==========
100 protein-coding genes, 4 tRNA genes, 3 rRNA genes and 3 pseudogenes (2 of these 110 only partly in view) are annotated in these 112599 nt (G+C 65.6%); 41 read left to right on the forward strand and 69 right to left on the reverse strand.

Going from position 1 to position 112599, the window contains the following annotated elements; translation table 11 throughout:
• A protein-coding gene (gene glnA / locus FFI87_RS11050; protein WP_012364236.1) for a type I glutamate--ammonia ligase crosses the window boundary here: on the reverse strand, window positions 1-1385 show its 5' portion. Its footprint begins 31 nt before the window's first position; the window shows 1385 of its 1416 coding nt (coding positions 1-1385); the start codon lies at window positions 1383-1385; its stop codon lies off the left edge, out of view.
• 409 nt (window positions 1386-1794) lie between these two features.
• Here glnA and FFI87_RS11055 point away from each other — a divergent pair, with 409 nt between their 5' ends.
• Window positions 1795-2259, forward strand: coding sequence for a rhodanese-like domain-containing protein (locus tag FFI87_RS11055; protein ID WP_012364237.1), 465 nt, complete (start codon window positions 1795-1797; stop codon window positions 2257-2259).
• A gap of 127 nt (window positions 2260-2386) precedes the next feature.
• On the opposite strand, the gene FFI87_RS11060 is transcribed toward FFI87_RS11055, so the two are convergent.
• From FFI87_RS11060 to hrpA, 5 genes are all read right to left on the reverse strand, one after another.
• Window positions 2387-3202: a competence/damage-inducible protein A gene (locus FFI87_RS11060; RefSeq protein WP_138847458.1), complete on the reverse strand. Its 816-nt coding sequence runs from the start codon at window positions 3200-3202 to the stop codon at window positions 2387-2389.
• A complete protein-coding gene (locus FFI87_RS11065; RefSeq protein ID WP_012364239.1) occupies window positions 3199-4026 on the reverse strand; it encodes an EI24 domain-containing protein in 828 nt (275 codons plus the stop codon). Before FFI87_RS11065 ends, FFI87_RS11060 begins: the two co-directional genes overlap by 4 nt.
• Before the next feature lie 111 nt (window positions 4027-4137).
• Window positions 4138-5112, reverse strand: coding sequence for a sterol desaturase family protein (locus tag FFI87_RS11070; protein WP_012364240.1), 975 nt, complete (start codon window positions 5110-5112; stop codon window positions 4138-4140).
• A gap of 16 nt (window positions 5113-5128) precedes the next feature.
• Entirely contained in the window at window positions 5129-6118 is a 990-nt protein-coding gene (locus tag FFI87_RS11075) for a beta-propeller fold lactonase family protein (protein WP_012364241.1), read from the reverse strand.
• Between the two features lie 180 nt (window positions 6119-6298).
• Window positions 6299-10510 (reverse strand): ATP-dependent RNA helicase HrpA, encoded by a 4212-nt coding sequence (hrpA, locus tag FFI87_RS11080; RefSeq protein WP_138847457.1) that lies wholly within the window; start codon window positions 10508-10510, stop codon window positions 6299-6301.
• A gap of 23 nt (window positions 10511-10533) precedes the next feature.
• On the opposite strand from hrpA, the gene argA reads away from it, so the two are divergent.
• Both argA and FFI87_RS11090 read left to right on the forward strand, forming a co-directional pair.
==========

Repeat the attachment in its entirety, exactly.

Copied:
100 protein-coding genes, 4 tRNA genes, 3 rRNA genes and 3 pseudogenes (2 of these 110 only partly in view) are annotated in these 112599 nt (G+C 65.6%); 41 read left to right on the forward strand and 69 right to left on the reverse strand.

Going from position 1 to position 112599, the window contains the following annotated elements; translation table 11 throughout:
• A protein-coding gene (gene glnA / locus FFI87_RS11050; protein WP_012364236.1) for a type I glutamate--ammonia ligase crosses the window boundary here: on the reverse strand, window positions 1-1385 show its 5' portion. Its footprint begins 31 nt before the window's first position; the window shows 1385 of its 1416 coding nt (coding positions 1-1385); the start codon lies at window positions 1383-1385; its stop codon lies off the left edge, out of view.
• 409 nt (window positions 1386-1794) lie between these two features.
• Here glnA and FFI87_RS11055 point away from each other — a divergent pair, with 409 nt between their 5' ends.
• Window positions 1795-2259, forward strand: coding sequence for a rhodanese-like domain-containing protein (locus tag FFI87_RS11055; protein ID WP_012364237.1), 465 nt, complete (start codon window positions 1795-1797; stop codon window positions 2257-2259).
• A gap of 127 nt (window positions 2260-2386) precedes the next feature.
• On the opposite strand, the gene FFI87_RS11060 is transcribed toward FFI87_RS11055, so the two are convergent.
• From FFI87_RS11060 to hrpA, 5 genes are all read right to left on the reverse strand, one after another.
• Window positions 2387-3202: a competence/damage-inducible protein A gene (locus FFI87_RS11060; RefSeq protein WP_138847458.1), complete on the reverse strand. Its 816-nt coding sequence runs from the start codon at window positions 3200-3202 to the stop codon at window positions 2387-2389.
• A complete protein-coding gene (locus FFI87_RS11065; RefSeq protein ID WP_012364239.1) occupies window positions 3199-4026 on the reverse strand; it encodes an EI24 domain-containing protein in 828 nt (275 codons plus the stop codon). Before FFI87_RS11065 ends, FFI87_RS11060 begins: the two co-directional genes overlap by 4 nt.
• Before the next feature lie 111 nt (window positions 4027-4137).
• Window positions 4138-5112, reverse strand: coding sequence for a sterol desaturase family protein (locus tag FFI87_RS11070; protein WP_012364240.1), 975 nt, complete (start codon window positions 5110-5112; stop codon window positions 4138-4140).
• A gap of 16 nt (window positions 5113-5128) precedes the next feature.
• Entirely contained in the window at window positions 5129-6118 is a 990-nt protein-coding gene (locus tag FFI87_RS11075) for a beta-propeller fold lactonase family protein (protein WP_012364241.1), read from the reverse strand.
• Between the two features lie 180 nt (window positions 6119-6298).
• Window positions 6299-10510 (reverse strand): ATP-dependent RNA helicase HrpA, encoded by a 4212-nt coding sequence (hrpA, locus tag FFI87_RS11080; RefSeq protein WP_138847457.1) that lies wholly within the window; start codon window positions 10508-10510, stop codon window positions 6299-6301.
• A gap of 23 nt (window positions 10511-10533) precedes the next feature.
• On the opposite strand from hrpA, the gene argA reads away from it, so the two are divergent.
• Both argA and FFI87_RS11090 read left to right on the forward strand, forming a co-directional pair.